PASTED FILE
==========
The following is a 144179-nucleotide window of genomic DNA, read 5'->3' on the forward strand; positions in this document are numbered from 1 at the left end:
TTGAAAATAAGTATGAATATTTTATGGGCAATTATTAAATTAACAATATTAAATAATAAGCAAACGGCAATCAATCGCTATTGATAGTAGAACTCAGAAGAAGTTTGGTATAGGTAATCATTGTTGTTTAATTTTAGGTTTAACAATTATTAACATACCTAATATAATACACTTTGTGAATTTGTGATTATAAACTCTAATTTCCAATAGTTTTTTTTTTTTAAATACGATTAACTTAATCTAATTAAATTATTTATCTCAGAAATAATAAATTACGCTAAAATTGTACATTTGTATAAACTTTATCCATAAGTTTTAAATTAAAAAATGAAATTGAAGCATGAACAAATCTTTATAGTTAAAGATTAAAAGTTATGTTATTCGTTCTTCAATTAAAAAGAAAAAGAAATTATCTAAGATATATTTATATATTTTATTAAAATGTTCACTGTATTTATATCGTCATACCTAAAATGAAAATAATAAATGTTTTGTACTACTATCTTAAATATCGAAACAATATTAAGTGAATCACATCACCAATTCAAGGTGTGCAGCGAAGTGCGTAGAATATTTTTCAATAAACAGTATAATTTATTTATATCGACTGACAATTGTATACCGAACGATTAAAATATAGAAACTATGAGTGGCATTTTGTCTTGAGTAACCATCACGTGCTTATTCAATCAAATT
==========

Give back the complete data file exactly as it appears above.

The following is a 144179-nucleotide window of genomic DNA, read 5'->3' on the forward strand; positions in this document are numbered from 1 at the left end:
TTGAAAATAAGTATGAATATTTTATGGGCAATTATTAAATTAACAATATTAAATAATAAGCAAACGGCAATCAATCGCTATTGATAGTAGAACTCAGAAGAAGTTTGGTATAGGTAATCATTGTTGTTTAATTTTAGGTTTAACAATTATTAACATACCTAATATAATACACTTTGTGAATTTGTGATTATAAACTCTAATTTCCAATAGTTTTTTTTTTTTAAATACGATTAACTTAATCTAATTAAATTATTTATCTCAGAAATAATAAATTACGCTAAAATTGTACATTTGTATAAACTTTATCCATAAGTTTTAAATTAAAAAATGAAATTGAAGCATGAACAAATCTTTATAGTTAAAGATTAAAAGTTATGTTATTCGTTCTTCAATTAAAAAGAAAAAGAAATTATCTAAGATATATTTATATATTTTATTAAAATGTTCACTGTATTTATATCGTCATACCTAAAATGAAAATAATAAATGTTTTGTACTACTATCTTAAATATCGAAACAATATTAAGTGAATCACATCACCAATTCAAGGTGTGCAGCGAAGTGCGTAGAATATTTTTCAATAAACAGTATAATTTATTTATATCGACTGACAATTGTATACCGAACGATTAAAATATAGAAACTATGAGTGGCATTTTGTCTTGAGTAACCATCACGTGCTTATTCAATCAAATT